U.S. Immigration Door Ajar to Some of 30,000 Cuban Detainees at Guantanamo : Caribbean: In the next few days, 15 children, including one with leukemia and a newborn, and some family members are to be flown to the U.S.


Faced with tinderbox tension in Cuban detention camps here and diminishing Cuban American support for its internment policy, the Clinton Administration appears willing to back away from a vow that none of the 30,000 refugees held here will be permitted into the United States.

In the next few days, 15 Cuban children, including one with leukemia and a newborn infant, are expected to be flown to the United States for humanitarian reasons, according to members of an ad hoc advisory committee of Cuban Americans at a Miami press conference Thursday. Each child will be accompanied by an unknown number of family members.

But late Thursday, U.S. Justice Department spokesman Carl Stern said that the request is still under review and has not been granted. He added, however, that even if approved, the humanitarian release of the 15 and their families would not signal any change in U.S. policy.

“Obviously, the rules are not inflexible,” Stern said. “There are always going to be exceptions for humanitarian reasons, medical concerns or the like.”


On Sept. 10, reiterating a policy first announced Aug. 19 in an effort to shut off the waves of Cuban rafters entering Florida, U.S. Atty. Gen. Janet Reno said that any Cubans wishing to enter the United States must apply from Cuba. “They will not be eligible for processing into the U.S. from Guantanamo,” she said.

Although the Clinton Administration won the backing of many Cuban American leaders for its detention policy in exchange for tighter sanctions against the government of Fidel Castro, the prospect of detaining Cubans was never popular in Miami. News media reports of the stark living conditions and pictures of Cubans in tent cities surrounded by concertina wire and military police have only heightened the level of frustration among Cuban Americans.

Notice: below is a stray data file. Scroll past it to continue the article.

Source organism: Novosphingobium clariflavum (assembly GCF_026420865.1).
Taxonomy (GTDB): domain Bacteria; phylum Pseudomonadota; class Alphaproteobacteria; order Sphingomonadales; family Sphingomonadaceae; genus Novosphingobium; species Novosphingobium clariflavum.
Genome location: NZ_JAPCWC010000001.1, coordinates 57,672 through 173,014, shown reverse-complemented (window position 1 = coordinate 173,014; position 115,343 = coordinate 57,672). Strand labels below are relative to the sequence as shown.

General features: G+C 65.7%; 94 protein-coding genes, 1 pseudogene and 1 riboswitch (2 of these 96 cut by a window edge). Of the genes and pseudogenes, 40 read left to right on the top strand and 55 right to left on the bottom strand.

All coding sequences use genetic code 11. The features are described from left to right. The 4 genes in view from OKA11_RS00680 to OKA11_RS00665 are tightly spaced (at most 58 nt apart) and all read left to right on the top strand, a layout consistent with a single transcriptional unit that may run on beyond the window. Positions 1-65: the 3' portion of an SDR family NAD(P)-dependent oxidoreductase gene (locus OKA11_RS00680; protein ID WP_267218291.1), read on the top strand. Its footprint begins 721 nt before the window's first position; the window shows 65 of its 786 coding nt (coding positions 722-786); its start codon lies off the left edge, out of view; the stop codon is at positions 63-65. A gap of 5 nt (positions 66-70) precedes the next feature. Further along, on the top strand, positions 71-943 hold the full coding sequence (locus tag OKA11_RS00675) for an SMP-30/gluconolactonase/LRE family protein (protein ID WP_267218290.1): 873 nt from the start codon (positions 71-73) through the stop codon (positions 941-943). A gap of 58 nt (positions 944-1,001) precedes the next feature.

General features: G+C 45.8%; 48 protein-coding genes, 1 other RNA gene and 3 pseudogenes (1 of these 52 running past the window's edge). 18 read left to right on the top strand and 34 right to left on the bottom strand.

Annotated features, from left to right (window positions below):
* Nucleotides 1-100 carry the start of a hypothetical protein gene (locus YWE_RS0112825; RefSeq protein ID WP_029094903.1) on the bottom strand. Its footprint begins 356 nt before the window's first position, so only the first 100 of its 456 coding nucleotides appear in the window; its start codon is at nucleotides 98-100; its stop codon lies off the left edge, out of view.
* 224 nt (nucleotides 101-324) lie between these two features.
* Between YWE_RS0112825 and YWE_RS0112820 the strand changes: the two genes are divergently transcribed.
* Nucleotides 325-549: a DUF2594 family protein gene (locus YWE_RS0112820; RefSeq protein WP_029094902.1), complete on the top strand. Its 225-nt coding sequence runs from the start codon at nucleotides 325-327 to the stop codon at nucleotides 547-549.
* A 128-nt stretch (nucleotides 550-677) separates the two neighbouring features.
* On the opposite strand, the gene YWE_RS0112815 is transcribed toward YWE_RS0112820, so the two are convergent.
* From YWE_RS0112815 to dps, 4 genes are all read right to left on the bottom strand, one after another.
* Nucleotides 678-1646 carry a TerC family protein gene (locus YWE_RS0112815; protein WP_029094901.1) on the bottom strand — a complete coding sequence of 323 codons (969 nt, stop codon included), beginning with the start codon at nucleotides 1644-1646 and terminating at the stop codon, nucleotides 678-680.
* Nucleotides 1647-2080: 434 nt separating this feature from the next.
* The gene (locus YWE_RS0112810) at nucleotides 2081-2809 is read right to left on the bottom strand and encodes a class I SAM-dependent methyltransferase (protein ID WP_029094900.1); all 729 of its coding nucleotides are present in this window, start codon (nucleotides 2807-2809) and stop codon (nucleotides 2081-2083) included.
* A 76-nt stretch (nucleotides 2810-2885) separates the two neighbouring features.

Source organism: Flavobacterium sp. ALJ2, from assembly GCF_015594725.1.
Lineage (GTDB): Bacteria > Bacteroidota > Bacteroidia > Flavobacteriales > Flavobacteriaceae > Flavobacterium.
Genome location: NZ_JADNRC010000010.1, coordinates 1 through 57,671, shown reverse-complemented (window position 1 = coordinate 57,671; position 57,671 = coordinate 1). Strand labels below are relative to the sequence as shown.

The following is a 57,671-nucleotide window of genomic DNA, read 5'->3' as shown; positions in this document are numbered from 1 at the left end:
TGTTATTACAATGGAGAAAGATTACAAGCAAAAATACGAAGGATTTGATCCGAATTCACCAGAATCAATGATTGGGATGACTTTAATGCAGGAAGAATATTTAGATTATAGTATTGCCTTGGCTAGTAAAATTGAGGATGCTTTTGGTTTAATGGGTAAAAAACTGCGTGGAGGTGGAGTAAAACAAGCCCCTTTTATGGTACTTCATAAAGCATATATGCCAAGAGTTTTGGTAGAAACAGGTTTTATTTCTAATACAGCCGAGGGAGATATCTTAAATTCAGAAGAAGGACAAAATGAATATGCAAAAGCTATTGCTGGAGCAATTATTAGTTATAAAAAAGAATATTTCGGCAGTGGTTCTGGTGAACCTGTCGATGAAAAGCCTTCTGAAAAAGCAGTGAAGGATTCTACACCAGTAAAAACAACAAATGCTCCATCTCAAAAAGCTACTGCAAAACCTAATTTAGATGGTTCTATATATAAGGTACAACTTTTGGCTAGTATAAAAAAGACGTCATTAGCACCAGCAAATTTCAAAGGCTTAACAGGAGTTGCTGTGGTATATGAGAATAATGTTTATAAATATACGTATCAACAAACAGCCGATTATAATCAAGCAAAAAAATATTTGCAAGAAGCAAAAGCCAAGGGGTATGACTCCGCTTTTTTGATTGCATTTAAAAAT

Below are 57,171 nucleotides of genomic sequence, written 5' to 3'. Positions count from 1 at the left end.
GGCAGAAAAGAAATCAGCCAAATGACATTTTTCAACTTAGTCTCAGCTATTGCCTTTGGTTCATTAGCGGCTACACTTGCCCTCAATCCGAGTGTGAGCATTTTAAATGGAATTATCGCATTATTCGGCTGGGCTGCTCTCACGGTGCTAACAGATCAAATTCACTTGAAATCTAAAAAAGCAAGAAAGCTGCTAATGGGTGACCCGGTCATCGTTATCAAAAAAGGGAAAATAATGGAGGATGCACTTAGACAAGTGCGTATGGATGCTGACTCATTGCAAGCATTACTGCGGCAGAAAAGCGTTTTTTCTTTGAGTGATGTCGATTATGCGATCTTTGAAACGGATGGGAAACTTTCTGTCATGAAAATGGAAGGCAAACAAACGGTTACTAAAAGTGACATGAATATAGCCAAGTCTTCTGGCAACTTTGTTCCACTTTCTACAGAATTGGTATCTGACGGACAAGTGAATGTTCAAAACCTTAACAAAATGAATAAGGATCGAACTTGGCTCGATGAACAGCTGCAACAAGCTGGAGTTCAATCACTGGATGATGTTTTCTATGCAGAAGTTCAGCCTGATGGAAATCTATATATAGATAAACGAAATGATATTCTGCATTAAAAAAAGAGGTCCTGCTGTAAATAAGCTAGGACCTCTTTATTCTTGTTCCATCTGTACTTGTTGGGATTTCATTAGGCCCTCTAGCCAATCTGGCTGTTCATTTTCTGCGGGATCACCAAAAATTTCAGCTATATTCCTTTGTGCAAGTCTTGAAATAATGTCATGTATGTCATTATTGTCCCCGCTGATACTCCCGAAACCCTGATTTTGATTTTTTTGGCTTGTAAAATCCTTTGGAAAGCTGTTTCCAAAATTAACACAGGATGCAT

The frustration among those in the camps is even higher. “Clearly, we have an explosive situation. Anything can happen, from a disturbance to an epidemic,” said Guarione M. Diaz, appointed by the Clinton Administration to serve as civilian ombudsman for the Cubans here.

The release of the first group of Cubans from Guantanamo is seen by many in the Cuban American community as the beginning of a process in which eventually all those in detention will be given a chance to enter the United States.

“We never agreed that Cubans could be held there indefinitely, only that they could be held until a solution was found,” said Ninoska Perez, director of the Cuban-American National Foundation’s short-wave radio station, which broadcasts daily to Cuba. “Now we have been offering solutions. Those with relatives have sponsors. We will find sponsors for the others.

“Conditions in the camps are deplorable,” added Perez, whose visit here this week touched off a hunger strike at one camp after she was denied entrance. U.S. military officials said that Perez, traveling as a reporter, was with a group of journalists whose arrival coincided with a food delivery, so they were denied entrance to that camp. They subsequently toured another Cuban camp.

Indeed, even the commander of the joint task force overseeing the camps for the Cubans and 14,000 Haitian migrants admitted that living conditions are barely adequate and that the camps could erupt into violence.

“There is an awful lot of tension, frustration and anger in those camps,” said Brig. Gen Mike Williams of the U.S. Marine Corps. “There is work to be done before they meet even the minimal humane standards we’d like to set.”


The newest Cuban camp, called Oscar I, is a stark illustration. Here, on a relatively flat piece of land within sight of a rolling, scrub-brush minefield and a U.S. guard tower at the border between Cuba and the 45-square-mile U.S. naval base, more than 3,300 men, women and children are waiting out their fate under a sea of canvas.